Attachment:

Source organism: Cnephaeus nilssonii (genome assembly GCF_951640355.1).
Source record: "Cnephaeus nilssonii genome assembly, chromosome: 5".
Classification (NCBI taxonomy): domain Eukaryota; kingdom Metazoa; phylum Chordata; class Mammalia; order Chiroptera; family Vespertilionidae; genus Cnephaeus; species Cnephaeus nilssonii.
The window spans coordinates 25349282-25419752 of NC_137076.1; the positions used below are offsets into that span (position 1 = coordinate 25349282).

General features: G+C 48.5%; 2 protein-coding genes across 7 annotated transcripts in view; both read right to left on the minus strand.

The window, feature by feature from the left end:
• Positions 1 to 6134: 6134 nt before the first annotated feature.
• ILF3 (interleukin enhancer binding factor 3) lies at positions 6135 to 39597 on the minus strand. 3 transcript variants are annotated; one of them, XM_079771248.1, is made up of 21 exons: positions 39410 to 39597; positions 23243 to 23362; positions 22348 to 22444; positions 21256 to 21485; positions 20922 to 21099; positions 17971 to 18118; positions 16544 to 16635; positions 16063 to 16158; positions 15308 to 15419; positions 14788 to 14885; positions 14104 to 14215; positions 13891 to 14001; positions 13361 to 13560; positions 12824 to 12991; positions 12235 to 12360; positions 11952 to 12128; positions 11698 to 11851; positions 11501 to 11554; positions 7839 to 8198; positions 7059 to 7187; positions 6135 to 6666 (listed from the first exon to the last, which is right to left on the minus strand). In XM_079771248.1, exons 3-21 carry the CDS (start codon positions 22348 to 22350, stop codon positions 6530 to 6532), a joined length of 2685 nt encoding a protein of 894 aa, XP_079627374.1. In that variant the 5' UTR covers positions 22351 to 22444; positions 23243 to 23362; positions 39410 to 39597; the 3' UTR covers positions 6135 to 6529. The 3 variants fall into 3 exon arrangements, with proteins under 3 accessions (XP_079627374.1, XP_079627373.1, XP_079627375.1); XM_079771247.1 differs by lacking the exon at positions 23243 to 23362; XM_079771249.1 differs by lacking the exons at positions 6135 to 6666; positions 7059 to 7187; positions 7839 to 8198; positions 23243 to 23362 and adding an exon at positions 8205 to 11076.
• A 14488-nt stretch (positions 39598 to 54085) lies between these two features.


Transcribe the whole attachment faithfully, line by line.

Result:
Source organism: Cnephaeus nilssonii (genome assembly GCF_951640355.1).
Source record: "Cnephaeus nilssonii genome assembly, chromosome: 5".
Classification (NCBI taxonomy): domain Eukaryota; kingdom Metazoa; phylum Chordata; class Mammalia; order Chiroptera; family Vespertilionidae; genus Cnephaeus; species Cnephaeus nilssonii.
The window spans coordinates 25349282-25419752 of NC_137076.1; the positions used below are offsets into that span (position 1 = coordinate 25349282).

General features: G+C 48.5%; 2 protein-coding genes across 7 annotated transcripts in view; both read right to left on the minus strand.

The window, feature by feature from the left end:
• Positions 1 to 6134: 6134 nt before the first annotated feature.
• ILF3 (interleukin enhancer binding factor 3) lies at positions 6135 to 39597 on the minus strand. 3 transcript variants are annotated; one of them, XM_079771248.1, is made up of 21 exons: positions 39410 to 39597; positions 23243 to 23362; positions 22348 to 22444; positions 21256 to 21485; positions 20922 to 21099; positions 17971 to 18118; positions 16544 to 16635; positions 16063 to 16158; positions 15308 to 15419; positions 14788 to 14885; positions 14104 to 14215; positions 13891 to 14001; positions 13361 to 13560; positions 12824 to 12991; positions 12235 to 12360; positions 11952 to 12128; positions 11698 to 11851; positions 11501 to 11554; positions 7839 to 8198; positions 7059 to 7187; positions 6135 to 6666 (listed from the first exon to the last, which is right to left on the minus strand). In XM_079771248.1, exons 3-21 carry the CDS (start codon positions 22348 to 22350, stop codon positions 6530 to 6532), a joined length of 2685 nt encoding a protein of 894 aa, XP_079627374.1. In that variant the 5' UTR covers positions 22351 to 22444; positions 23243 to 23362; positions 39410 to 39597; the 3' UTR covers positions 6135 to 6529. The 3 variants fall into 3 exon arrangements, with proteins under 3 accessions (XP_079627374.1, XP_079627373.1, XP_079627375.1); XM_079771247.1 differs by lacking the exon at positions 23243 to 23362; XM_079771249.1 differs by lacking the exons at positions 6135 to 6666; positions 7059 to 7187; positions 7839 to 8198; positions 23243 to 23362 and adding an exon at positions 8205 to 11076.
• A 14488-nt stretch (positions 39598 to 54085) lies between these two features.